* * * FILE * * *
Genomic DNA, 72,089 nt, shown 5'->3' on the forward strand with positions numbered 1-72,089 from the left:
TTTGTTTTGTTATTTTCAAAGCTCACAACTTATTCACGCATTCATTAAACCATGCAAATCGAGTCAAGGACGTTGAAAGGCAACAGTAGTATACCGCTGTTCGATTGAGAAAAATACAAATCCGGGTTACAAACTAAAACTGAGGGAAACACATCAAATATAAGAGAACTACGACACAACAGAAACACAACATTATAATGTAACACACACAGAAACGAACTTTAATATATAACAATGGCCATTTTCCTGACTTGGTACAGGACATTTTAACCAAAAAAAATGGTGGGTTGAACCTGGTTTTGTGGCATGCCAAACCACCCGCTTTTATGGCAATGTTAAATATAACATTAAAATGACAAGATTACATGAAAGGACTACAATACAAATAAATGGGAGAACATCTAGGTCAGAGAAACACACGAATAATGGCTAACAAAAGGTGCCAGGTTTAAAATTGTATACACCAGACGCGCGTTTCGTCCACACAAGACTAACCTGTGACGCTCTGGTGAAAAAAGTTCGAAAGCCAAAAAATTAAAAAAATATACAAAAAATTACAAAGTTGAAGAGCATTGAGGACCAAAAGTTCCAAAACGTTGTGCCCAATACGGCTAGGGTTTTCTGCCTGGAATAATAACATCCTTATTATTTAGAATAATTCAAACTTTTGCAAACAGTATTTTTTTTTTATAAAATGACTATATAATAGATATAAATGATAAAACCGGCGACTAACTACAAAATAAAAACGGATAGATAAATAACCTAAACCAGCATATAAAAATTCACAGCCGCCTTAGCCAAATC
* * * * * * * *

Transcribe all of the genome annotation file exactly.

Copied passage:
Genomic DNA, 72,089 nt, shown 5'->3' on the forward strand with positions numbered 1-72,089 from the left:
TTTGTTTTGTTATTTTCAAAGCTCACAACTTATTCACGCATTCATTAAACCATGCAAATCGAGTCAAGGACGTTGAAAGGCAACAGTAGTATACCGCTGTTCGATTGAGAAAAATACAAATCCGGGTTACAAACTAAAACTGAGGGAAACACATCAAATATAAGAGAACTACGACACAACAGAAACACAACATTATAATGTAACACACACAGAAACGAACTTTAATATATAACAATGGCCATTTTCCTGACTTGGTACAGGACATTTTAACCAAAAAAAATGGTGGGTTGAACCTGGTTTTGTGGCATGCCAAACCACCCGCTTTTATGGCAATGTTAAATATAACATTAAAATGACAAGATTACATGAAAGGACTACAATACAAATAAATGGGAGAACATCTAGGTCAGAGAAACACACGAATAATGGCTAACAAAAGGTGCCAGGTTTAAAATTGTATACACCAGACGCGCGTTTCGTCCACACAAGACTAACCTGTGACGCTCTGGTGAAAAAAGTTCGAAAGCCAAAAAATTAAAAAAATATACAAAAAATTACAAAGTTGAAGAGCATTGAGGACCAAAAGTTCCAAAACGTTGTGCCCAATACGGCTAGGGTTTTCTGCCTGGAATAATAACATCCTTATTATTTAGAATAATTCAAACTTTTGCAAACAGTATTTTTTTTTTATAAAATGACTATATAATAGATATAAATGATAAAACCGGCGACTAACTACAAAATAAAAACGGATAGATAAATAACCTAAACCAGCATATAAAAATTCACAGCCGCCTTAGCCAAATC